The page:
Q3 " How can a common nature be neither one nor many?" Well, horseness is horseness. Equinitas est tantum equinitas, et non est de se nec una nec multa nec universale nec singulare. Is water one? Is redness one thing? Whatever a mass term signifies is neither one nor many, yet it is something, for all that.

Ed,

Who are you quoting?

In any case, it is not clear what you are driving at. One thing is clear: a common nature is not barred from existence in the mind or existence in things. But that is not to say that the common nature, taken absolutely, has a mode of being.

So what are you saying, Ed?

>>Whatever a mass term signifies is neither one nor many, yet it is something, for all that.<<

That's very interesting, but I am not sure it has anything to do with Aquinas.

If I say that there is too much water in this pot, I am referring to a portion of water, which is one not many. You don't have any furnitures in your house, but you have furniture. Your furniture is one, not many.

There are, I admit, some tricky questions here, but I am not sure they are on-topic.

Kemple,

Thanks for the comment. It is not a question of where, since 'where' is a spatial word. Note also that the 'in' in 'in the mind' is not to be taken spatially. Nor is the 'in' in 'in Socrates.' Note further that these two nonspatial senses of 'in' are distinct from each other. I once cataloged about a dozen different senses of 'in.'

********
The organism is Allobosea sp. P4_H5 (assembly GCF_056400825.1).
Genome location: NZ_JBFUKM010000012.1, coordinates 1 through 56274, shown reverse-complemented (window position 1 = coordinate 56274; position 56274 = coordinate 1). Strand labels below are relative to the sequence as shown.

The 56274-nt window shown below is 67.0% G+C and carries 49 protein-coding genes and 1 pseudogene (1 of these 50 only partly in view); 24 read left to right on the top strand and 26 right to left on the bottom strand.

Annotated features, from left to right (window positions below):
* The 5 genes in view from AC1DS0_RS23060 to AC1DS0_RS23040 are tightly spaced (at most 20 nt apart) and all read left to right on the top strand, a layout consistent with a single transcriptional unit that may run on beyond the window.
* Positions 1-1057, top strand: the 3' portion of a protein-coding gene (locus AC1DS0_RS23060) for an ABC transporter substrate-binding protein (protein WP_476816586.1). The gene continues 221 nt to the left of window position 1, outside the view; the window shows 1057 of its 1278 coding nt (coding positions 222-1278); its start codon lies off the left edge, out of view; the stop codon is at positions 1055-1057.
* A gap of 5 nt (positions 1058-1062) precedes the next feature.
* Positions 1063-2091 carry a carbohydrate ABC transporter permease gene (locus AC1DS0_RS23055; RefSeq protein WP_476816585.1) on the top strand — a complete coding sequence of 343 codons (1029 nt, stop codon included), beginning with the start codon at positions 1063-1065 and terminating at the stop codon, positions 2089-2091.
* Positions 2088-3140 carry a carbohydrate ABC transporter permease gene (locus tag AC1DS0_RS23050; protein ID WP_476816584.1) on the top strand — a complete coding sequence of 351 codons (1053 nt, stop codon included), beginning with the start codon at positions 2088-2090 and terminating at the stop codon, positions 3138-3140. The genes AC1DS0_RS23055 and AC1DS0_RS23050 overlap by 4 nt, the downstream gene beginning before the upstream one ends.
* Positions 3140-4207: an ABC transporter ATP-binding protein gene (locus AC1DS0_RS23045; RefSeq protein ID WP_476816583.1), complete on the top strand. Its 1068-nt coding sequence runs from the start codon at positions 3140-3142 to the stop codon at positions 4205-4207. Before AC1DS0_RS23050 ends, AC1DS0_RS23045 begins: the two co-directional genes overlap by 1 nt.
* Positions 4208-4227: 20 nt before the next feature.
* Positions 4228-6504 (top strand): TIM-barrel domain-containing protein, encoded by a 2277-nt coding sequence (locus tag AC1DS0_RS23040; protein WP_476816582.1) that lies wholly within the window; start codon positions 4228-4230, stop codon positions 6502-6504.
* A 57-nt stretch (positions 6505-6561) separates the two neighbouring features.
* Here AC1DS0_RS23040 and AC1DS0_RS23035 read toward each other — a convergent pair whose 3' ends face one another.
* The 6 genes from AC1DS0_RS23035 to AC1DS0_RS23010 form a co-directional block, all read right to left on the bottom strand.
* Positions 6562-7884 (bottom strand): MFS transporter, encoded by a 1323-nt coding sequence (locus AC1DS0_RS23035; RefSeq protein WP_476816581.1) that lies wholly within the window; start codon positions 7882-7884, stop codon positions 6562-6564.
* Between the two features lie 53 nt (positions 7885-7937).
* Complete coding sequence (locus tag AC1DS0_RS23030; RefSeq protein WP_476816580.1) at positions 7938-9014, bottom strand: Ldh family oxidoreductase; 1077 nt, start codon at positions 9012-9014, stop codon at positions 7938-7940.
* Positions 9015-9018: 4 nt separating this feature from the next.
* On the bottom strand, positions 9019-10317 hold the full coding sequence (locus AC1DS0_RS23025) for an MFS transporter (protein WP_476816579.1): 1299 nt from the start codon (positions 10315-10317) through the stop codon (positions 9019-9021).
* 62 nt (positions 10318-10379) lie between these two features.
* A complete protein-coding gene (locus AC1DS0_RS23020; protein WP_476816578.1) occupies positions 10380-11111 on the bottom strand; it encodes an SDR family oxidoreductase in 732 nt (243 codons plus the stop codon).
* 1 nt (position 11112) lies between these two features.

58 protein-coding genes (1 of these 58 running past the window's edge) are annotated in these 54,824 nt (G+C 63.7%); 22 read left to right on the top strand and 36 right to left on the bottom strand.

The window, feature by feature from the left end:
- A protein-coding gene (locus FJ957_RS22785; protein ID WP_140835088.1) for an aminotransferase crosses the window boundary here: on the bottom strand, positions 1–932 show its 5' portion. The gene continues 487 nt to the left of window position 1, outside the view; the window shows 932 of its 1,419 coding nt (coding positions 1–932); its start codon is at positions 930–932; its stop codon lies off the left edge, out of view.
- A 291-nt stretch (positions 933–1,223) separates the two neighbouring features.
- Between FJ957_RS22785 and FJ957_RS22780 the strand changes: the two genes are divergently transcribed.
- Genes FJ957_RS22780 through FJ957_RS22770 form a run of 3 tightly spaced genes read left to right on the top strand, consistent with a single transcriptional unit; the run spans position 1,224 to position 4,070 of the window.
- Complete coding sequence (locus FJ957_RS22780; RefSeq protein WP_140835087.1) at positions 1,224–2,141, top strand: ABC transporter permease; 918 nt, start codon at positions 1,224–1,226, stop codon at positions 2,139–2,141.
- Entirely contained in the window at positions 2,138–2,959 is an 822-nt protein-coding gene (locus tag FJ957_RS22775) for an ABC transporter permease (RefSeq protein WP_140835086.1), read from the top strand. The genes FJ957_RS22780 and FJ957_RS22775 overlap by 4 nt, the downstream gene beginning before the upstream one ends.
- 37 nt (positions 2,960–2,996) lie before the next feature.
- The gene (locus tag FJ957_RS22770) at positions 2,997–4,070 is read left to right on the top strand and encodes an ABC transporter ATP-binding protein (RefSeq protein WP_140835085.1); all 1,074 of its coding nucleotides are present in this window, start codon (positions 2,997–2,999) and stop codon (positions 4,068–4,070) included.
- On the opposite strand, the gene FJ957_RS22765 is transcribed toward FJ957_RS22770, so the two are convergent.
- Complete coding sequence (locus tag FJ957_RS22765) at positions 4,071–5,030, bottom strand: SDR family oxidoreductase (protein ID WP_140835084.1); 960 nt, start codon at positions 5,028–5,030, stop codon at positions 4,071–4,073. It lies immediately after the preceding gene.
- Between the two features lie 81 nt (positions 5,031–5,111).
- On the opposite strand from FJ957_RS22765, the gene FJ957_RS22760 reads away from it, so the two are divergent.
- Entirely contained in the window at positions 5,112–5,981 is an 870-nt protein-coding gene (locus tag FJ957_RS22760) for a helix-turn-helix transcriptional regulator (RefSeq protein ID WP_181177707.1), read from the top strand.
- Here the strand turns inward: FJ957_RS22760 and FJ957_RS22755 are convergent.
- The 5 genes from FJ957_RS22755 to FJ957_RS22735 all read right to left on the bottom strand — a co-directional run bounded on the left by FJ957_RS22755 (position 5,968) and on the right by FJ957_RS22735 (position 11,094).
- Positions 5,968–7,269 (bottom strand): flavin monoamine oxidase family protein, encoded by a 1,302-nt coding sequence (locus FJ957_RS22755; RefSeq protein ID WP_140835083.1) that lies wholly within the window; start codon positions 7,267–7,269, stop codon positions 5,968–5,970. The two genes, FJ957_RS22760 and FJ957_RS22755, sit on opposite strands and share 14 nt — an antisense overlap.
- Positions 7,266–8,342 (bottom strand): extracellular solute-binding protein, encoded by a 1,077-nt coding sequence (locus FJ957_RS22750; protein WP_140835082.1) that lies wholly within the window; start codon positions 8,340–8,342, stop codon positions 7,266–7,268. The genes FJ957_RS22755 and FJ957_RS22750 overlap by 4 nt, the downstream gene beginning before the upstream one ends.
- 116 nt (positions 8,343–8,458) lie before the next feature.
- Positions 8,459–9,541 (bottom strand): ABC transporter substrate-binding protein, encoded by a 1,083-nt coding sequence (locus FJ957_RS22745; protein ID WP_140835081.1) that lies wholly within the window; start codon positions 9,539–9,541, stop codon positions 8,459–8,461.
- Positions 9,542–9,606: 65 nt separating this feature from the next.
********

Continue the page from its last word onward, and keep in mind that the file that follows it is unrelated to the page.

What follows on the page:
So you haven't solved my problem.

To offer a simplistic solution to your problem:

Aquinas gets his theory more or less from Aristotle. For Aristotle, forms (which gets turned into the notion of essence or quiddity in Thomism) have multiple embodiments. He rails against Plato for saying each form has only one embodiment, for it is plain that the form of table is embodied in many different tables.

To get to the root of the matter, you say that "So considered, the common nature has no mode of esse or existence. Having no mode of existence, the common nature does not exist."

For Aristotle, and likely Aquinas as well, this is not a problem because forms have existence as "knowledges" in your mind. So, when you abstract essence from existence, the essence doesn't disappear because the pure form exists in the intelligible structure apprehended by your mind. Forms are immanent (have active existence) in the objects of which they are the forms, and they have seperable mind-dependent existence in the knowledges of he who contemplates them.

>> Who are you quoting?

Thomas Aquinas, in De Ente et Essentia.

>>So what are you saying, Ed?

I am saying that Aquinas does not mean that the common nature has no mode of esse or existence, and I give this passage (of his) again as evidence:

"Hence, if it is asked whether this nature, considered in this way, can be said to be one or many, we should concede neither alternative, for both are beyond the concept (intellectum) of humanity, and either may befall [i.e. be an accident of] the conception of man. If plurality were in the concept (de intellectu) of this nature, it could never be one, but nevertheless it is one as it exists in Socrates. Similarly, if unity were in the notion (de ratione) of this nature, then it would be one and the same in Socrates and Plato, and it could not be made many (plurificari) in the many individuals."*